I know bullfrogs don’t get ashamed.

       Sometimes I think silly little things like that.

       Sometimes I forget the dreams in my head aren’t real.

       It’s the worm’s fault, but no one wants to hear that excuse.

       I know it isn’t worms.

       Not really.

       I’m not stupid.

       Not in that way.

       I’m face stupid. I’m feelings stupid. I’m streets stupid, friends stupid.

       But I know how brains work.

       See, when I was tiny Mommy used to tell me it was worms eating all the good words and feelings. That’s why I say its worms. And most people are too stupid to know how brains really work, anyway, so I tell them it’s worms. I don’t know how smart you are, and I don’t know if you know how brains work. So I’m just telling you all this so you understand what I mean no matter what. Most of the time, people don’t understand what I mean.

       I want you to understand what I mean. People can be so stupid, though.

       But Marty said I should write this.

       Marty said I should try to tell my story.

       I didn’t want to.

       It’s not really a story, it’s just what happened.

       And stories are hard.

       Stories are supposed to be made of feelings and words.

       I am no good with feelings or words, at least not feelings and words that other people have. I just want to be left alone with my numbers, but no one ever just leaves me alone. It’s all lights and sound and noise.

       Interrupting me always.

       I hate it.

       But Marty said I should try. And I try to make Marty happy. I really do like Marty, that at least I know. My own personal Horatio. You try to make people who you like happy as best you can, I think. Try to be nice to them. I show Marty all my equations when I find something, and he’ll be happy for me and hug me so tight he lifts me off my feet. He’ll even give me extra whipped cream on my hot chocolate. I don’t really like hugs very much, but Marty smells nice, like peppermint. And I like whipped cream.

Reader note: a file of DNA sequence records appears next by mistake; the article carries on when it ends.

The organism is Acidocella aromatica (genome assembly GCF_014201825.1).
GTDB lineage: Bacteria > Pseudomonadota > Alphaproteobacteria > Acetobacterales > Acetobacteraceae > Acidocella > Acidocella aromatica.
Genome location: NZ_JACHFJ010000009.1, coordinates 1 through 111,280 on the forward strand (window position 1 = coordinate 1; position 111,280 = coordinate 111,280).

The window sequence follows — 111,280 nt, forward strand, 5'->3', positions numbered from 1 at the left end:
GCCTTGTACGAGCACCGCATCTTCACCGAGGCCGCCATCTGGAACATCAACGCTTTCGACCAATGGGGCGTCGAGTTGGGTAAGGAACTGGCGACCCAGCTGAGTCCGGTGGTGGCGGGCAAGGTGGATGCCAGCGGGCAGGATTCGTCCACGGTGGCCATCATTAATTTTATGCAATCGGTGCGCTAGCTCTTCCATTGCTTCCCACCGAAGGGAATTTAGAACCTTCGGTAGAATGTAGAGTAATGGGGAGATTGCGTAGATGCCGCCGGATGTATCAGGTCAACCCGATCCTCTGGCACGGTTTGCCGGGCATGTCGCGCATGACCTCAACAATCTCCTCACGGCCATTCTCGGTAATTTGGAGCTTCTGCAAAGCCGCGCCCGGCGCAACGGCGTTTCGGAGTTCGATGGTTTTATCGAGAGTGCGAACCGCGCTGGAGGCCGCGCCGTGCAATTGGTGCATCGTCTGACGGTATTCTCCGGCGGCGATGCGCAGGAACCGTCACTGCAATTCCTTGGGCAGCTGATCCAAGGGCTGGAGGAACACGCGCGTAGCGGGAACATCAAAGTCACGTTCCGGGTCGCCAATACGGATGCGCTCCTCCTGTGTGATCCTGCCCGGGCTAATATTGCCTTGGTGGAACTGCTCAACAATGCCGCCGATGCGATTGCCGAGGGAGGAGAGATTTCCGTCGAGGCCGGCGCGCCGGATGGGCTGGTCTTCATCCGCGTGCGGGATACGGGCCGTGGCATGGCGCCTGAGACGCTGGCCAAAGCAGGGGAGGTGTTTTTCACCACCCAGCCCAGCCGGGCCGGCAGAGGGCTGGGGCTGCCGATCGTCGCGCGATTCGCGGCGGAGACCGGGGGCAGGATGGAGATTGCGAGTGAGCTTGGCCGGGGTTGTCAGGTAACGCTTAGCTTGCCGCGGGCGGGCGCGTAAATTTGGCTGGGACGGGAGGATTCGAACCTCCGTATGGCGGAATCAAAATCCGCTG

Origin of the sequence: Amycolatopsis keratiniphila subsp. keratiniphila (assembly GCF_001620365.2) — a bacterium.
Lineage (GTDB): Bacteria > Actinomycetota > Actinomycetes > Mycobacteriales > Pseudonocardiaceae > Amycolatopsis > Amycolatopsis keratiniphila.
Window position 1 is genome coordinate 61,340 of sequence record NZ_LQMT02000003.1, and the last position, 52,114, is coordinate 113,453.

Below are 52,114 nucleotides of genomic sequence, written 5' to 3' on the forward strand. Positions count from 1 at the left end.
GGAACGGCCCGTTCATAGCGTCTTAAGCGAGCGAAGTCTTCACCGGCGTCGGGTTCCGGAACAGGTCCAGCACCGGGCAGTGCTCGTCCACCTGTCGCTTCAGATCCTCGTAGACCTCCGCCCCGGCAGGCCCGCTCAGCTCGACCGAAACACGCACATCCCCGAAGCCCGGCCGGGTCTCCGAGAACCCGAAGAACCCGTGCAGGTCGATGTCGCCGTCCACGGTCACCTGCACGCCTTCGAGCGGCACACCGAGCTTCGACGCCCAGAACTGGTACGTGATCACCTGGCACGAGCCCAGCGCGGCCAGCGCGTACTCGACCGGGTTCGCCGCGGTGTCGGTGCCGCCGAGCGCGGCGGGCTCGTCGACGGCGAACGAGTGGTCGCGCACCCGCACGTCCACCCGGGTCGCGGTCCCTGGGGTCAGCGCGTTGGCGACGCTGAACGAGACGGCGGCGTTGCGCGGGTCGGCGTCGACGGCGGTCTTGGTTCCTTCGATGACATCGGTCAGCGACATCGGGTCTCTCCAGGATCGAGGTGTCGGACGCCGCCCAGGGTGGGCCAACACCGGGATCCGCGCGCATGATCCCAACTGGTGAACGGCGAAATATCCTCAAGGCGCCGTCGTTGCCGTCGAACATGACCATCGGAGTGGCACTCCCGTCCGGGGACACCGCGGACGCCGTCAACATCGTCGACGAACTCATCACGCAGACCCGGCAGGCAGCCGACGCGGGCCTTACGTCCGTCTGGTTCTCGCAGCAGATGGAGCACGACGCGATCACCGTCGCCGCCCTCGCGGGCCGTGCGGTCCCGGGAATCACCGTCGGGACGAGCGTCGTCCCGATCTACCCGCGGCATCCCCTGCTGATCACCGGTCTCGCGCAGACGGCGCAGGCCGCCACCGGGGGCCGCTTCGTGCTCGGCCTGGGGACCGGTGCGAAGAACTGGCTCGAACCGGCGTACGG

Whipped cream melts in your mouth.

       Sometimes I close my eyes and pretend the rest of the world melted away with it.

       Then it would be quiet.

       I help Marty with the diner when I need a rest from staring at my equations. It’s one of those places they keep open for the people old enough to remember them. It’s all old colors: black and white checkered squares and red vinyl seats. Just like that one bookshop with the real paper books underneath the hotel in Johnson Square. I like it there. It smells like old people and thinking. Outside the world is fast fast fast. I can barely keep up with all the flashing lights and words and sounds and transport capsules that zip about, carrying people from one place to another. But inside the bookstore, inside the diner, it’s just old people in chairs with saggy skin who just like to sit and think about everything. They can’t keep up with the world no matter how hard they try. They’re like how I am except that my skin isn’t saggy just yet. I have a lot of years before that happens.

       In my favorite section are big books with see-through pages, lined up in neat little rows with pretty illustrations of neutrinos and quarks and black holes and genomes and finches pecking at different letters in each line. I love reading their words and numbers and elegant little theories about strings that make up all matter and the beauty and wonder of being tiny little sacks of genes floating willy nilly through the cosmos.

       But I wasn’t talking about reading, was I? I was trying to talk about helping Marty in the diner in my last paragraph, wasn’t I? The worms made me do it.

       (Which you know is a lie.)

       (I already told you the worms don’t make me do anything.)

       (They just make everything more difficult.)

       (The worms also don’t exist.)

       (But you know that, too.)

       I wash dishes in the diner. It is one of the jobs Marty’s paid for. That and taking customer’s orders. It is so easy. I love how easy it is to just sit there and run warm water and foamy suds over dirty mugs until they are clean. Then I leave them in a special metal rack to dry. So simple. Once it is done, it is done and I know how to do it each time I come in. Marty likes that I wash the mugs for him, and he tries to pay me for it, but I won’t let him. I don’t need the money and he does. Besides, moving my hands frees my mind up for thinking and sometimes Marty walks into the back room and finds me writing out Fourier transforms in suds on the counter. He never gets mad, though. He knows I’m not getting paid.

       Marty thinks I don’t know what real work is.

       That writing scribbles on my tablet all day is easy peasy.

       Ha. If he only knew.

       It is nothing to cart drinks around a diner.

Not compared to battling demons in my head.